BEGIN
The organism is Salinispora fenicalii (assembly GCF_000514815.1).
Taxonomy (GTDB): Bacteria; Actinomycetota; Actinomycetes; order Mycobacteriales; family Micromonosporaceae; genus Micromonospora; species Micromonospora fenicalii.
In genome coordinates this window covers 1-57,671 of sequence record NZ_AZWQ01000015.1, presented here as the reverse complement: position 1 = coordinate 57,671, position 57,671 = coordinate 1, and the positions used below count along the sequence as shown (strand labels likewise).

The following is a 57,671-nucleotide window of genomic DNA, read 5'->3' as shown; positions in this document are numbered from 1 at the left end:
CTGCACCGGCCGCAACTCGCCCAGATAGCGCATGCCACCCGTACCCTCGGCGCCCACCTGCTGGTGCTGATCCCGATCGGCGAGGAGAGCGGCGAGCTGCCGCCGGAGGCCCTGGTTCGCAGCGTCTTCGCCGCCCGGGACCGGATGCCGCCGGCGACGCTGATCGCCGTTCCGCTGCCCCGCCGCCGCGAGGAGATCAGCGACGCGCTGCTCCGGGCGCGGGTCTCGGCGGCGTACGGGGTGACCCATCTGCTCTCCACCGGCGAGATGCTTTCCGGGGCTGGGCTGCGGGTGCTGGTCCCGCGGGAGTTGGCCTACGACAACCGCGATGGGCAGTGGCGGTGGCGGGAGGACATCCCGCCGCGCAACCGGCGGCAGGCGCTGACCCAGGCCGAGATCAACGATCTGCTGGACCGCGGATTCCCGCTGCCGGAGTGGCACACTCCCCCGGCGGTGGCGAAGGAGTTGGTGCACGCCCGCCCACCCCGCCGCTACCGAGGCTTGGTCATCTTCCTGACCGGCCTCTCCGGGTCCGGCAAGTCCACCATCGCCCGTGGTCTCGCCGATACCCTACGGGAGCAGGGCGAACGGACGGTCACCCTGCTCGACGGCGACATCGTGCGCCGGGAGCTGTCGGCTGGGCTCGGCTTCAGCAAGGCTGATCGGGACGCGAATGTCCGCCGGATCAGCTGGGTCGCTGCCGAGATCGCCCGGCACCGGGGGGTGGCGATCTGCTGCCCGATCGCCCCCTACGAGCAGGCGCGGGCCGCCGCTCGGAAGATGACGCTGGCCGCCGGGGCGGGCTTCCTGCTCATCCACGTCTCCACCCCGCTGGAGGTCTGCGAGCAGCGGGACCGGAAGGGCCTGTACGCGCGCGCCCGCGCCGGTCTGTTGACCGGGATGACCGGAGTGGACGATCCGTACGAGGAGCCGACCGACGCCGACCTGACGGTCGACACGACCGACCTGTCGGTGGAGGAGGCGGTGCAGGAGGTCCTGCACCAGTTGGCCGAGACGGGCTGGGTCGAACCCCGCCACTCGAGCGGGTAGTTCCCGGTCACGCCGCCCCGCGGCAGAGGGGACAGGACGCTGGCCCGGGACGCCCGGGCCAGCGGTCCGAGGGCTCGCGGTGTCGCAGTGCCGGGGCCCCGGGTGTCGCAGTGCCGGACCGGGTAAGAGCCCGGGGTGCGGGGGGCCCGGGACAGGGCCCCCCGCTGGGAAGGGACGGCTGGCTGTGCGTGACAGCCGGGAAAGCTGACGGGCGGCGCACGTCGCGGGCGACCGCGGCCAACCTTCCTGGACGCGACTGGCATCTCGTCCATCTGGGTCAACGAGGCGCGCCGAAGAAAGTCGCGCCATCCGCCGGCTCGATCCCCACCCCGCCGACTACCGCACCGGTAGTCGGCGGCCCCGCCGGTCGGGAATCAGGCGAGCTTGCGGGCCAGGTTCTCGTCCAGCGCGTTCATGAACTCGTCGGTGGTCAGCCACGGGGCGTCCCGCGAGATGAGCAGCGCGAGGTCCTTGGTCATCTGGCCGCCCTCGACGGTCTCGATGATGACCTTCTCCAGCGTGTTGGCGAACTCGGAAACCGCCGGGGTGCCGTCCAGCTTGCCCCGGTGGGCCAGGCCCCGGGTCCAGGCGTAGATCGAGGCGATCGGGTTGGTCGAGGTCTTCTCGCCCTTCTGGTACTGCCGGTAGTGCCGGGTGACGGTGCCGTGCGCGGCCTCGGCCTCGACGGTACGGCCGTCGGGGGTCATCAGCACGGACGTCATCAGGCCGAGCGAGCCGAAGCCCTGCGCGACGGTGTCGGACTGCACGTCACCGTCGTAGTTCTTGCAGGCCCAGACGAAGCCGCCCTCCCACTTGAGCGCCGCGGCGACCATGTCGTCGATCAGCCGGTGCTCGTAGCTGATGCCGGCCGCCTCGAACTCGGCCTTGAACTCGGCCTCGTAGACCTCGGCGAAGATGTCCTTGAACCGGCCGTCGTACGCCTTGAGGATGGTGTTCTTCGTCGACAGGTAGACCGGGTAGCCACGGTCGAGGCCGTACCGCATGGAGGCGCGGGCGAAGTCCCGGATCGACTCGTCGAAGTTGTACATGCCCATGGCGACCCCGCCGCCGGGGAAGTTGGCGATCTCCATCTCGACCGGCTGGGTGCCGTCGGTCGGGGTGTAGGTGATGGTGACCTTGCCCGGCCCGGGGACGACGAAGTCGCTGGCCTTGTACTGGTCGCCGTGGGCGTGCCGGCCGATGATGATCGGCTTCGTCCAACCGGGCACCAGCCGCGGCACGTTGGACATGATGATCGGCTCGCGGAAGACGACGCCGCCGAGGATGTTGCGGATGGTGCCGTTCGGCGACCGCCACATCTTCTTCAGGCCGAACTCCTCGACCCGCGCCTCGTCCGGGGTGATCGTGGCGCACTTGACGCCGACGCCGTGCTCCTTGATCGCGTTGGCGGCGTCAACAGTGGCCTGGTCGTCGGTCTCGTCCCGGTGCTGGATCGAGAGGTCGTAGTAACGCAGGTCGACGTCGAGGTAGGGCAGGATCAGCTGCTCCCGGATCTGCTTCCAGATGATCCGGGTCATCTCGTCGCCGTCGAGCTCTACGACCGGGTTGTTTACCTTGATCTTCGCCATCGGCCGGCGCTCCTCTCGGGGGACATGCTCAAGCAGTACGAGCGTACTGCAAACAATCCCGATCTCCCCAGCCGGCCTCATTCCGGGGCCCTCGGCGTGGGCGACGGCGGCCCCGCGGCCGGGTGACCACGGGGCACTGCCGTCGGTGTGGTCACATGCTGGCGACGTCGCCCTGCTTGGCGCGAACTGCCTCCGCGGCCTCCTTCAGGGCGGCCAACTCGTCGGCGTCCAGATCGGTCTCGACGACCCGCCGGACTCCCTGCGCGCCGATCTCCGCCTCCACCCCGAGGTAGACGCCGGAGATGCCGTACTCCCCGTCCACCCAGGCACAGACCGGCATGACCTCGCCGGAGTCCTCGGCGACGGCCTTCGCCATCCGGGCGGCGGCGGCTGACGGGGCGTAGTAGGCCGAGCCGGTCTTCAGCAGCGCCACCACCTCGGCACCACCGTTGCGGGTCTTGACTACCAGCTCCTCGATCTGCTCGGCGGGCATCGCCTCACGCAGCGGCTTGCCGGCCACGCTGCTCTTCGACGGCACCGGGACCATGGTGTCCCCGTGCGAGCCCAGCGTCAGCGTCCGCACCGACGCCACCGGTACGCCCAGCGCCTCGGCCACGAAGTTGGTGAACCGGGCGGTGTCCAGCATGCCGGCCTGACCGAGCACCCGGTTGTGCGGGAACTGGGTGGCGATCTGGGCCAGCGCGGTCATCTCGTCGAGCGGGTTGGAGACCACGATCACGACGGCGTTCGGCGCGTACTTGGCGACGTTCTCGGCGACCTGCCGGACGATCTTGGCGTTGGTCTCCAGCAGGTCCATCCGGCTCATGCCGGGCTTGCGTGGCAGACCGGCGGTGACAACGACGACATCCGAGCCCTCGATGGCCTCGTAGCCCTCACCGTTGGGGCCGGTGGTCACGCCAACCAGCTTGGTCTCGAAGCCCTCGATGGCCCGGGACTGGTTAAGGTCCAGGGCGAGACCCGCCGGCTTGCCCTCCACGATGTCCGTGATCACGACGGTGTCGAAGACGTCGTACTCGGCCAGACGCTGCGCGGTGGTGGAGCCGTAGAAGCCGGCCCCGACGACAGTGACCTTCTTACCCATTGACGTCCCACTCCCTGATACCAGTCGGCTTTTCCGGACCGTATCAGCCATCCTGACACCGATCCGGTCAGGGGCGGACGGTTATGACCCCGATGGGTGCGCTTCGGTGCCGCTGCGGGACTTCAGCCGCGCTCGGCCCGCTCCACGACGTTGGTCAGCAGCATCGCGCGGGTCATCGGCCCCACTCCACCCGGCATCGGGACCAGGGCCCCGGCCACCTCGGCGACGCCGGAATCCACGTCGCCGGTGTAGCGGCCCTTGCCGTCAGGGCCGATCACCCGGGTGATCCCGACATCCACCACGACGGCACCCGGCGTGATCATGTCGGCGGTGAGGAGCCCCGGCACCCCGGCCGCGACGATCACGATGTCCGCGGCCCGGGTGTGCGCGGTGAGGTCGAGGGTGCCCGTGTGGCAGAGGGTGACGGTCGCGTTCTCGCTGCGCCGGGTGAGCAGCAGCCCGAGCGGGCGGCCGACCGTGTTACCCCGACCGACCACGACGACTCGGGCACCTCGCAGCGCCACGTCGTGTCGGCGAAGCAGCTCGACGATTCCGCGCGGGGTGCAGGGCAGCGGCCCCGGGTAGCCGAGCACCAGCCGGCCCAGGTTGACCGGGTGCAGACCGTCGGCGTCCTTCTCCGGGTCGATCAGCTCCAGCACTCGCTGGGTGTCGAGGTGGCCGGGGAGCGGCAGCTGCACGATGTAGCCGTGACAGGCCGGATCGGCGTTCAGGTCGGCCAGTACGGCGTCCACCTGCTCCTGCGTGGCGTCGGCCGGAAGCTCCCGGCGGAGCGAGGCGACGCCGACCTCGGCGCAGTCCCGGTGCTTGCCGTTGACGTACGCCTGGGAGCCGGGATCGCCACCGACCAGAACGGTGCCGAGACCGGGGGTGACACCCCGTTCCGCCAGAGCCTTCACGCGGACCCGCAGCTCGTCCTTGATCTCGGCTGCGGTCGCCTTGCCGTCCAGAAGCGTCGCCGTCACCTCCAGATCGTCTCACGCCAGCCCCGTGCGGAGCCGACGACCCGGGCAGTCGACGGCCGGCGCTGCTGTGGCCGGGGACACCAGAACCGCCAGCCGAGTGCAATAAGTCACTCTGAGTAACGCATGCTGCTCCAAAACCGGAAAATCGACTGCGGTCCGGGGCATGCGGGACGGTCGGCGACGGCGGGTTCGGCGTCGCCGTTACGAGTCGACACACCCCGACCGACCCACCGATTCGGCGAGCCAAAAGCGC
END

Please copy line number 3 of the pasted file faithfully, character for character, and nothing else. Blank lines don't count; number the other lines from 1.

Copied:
In genome coordinates this window covers 1-57,671 of sequence record NZ_AZWQ01000015.1, presented here as the reverse complement: position 1 = coordinate 57,671, position 57,671 = coordinate 1, and the positions used below count along the sequence as shown (strand labels likewise).